Seite 52 - TheWave 4

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Let It
Express
Korean and German culture. As time went
by, however, I became accustomed to this
“expressive” culture. They hug whenever
they want to; they kiss whenever they
feel like it.
The way of delivering the lecture was
pretty different and fresh. There was not
a single lecturer; rather, all the partici-
pants in class discussed topics and shared
understandings. A professor was not in
charge of repeating theories, but guiding
students to apply the background knowl-
edge to various issues. At frst, it seemed
like I was not learning anything because
the professor did not make a clear-cut
conclusion from many opinions of stu-
dents. Besides, I was too shy to say my
thoughts out loud because I did not want
to make any mistakes and turn red with
embarrassment. I needed some time to
get myself tuned into this style, and I suc-
ceeded at last. I became brave enough to
ask a question, lead a group work, and
state an opinion among fellow students.
During the stay in Germany, the biggest
distinction between Germans and Kore-
ans that I have noticed was this: To tell or
not to tell, that is the question! Germans
openly speak out and act without hesi-
tation; Koreans leave a room for reading
between the lines. This is not a matter of
right or wrong, for sure. It is more impor-
tant that I have acknowledged the differ-
ent degrees of expressing thoughts and
opinions. This fve month experience will
have a long-lasting impact on me and will
serve as a run-up for further international
communication which will be essential
for my career.
S O H Y U N G
H Y U N
O C E A N S N E T W O R K ,
S O U T H K O R E A
E X C H A N G E P R O G R A M M E
S O U T H K O R E A - E U
CULTURAL SPECTRUM
“One, two, three!”“Click”
A
fter taking a photo with my
family in front of the entrance
which leads to airport security
checks, I walked through the
gate very bravely without a
single teardrop; instead, I was
floating on air and full of excitement,
waiting for my fight to Germany. At this
point, I could not have imagined how
much the following five months would
change me. The start of my frst journey
abroad by myself was fairly smooth. I was
lucky that on the way to a city called Hei-
lbronn where I would stay, I met a nice
German family who drove me and my
huge packs of luggage to a student resi-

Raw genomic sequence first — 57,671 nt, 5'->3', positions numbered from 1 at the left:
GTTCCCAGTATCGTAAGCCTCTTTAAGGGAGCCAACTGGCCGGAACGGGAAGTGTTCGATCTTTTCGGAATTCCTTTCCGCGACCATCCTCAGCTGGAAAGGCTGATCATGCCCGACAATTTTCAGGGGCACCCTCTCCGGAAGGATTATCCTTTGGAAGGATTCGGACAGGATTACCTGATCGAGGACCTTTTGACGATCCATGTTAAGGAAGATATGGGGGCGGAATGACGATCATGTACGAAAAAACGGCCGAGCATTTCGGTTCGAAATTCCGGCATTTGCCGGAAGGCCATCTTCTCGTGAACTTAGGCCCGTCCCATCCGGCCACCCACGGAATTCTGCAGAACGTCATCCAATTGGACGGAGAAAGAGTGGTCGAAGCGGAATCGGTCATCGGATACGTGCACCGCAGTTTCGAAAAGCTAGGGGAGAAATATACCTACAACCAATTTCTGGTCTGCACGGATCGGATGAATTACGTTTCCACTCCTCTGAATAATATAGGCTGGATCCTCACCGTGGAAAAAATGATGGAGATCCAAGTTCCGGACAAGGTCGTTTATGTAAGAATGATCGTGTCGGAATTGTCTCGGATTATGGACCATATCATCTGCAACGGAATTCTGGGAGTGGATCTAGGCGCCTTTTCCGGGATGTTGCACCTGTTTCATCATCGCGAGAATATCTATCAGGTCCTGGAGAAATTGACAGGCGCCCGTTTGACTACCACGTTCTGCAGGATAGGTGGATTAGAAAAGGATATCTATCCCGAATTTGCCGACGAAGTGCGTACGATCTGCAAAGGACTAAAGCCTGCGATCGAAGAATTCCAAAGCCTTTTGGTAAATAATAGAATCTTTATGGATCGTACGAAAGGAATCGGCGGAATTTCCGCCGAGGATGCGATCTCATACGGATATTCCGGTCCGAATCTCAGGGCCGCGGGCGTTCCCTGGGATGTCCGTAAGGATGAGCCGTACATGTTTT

dence. Even though they were not fuent
in English and I could not speak any Ger-
man except “Guten Tag” and “Danke”, we
continued talking for about an hour and
a half on the train. It was the frst step of
communication with a world I had never
encountered before.
Shortly after I began a new life as a for-
eigner, it was easy for me to fnd some-
thing unusual and different from what I
was used to seeing. The most impressive
thing happened during a lecture named
“Strategic Management”. I was sitting
near the front of a classroom. The profes-
sor asked, “You have a television in your
living room, and you want to buy a sec-
ond one. Where will you put your new
television?” Then most of the students
answered, “In the bedroom.” After that,
the professor asked again, “What is the
advantage of putting your second TV in
your bedroom?” Suddenly, one of the stu-
dents who was sitting on the back of the
classroom shouted, “You can enjoy watch-
ing TV while having sex with your wife.”
I was quite shocked by what he re-
plied to the question in class. I
turned back to see how the stu-
dents reacted to his answer. Their
responses were totally different
from those of what I expected - ev-
eryone including the professor was
laughing! I imagined what it would
be like if he had shouted out his an-
swer in a class where I used to be.
Actually, it was unimaginable. In Ko-
rea, no one would say anything like
that, because nobody would dare to
mention anything sexual in front of a
professor. It was this day I really saw
the complete difference between the
the
wαve
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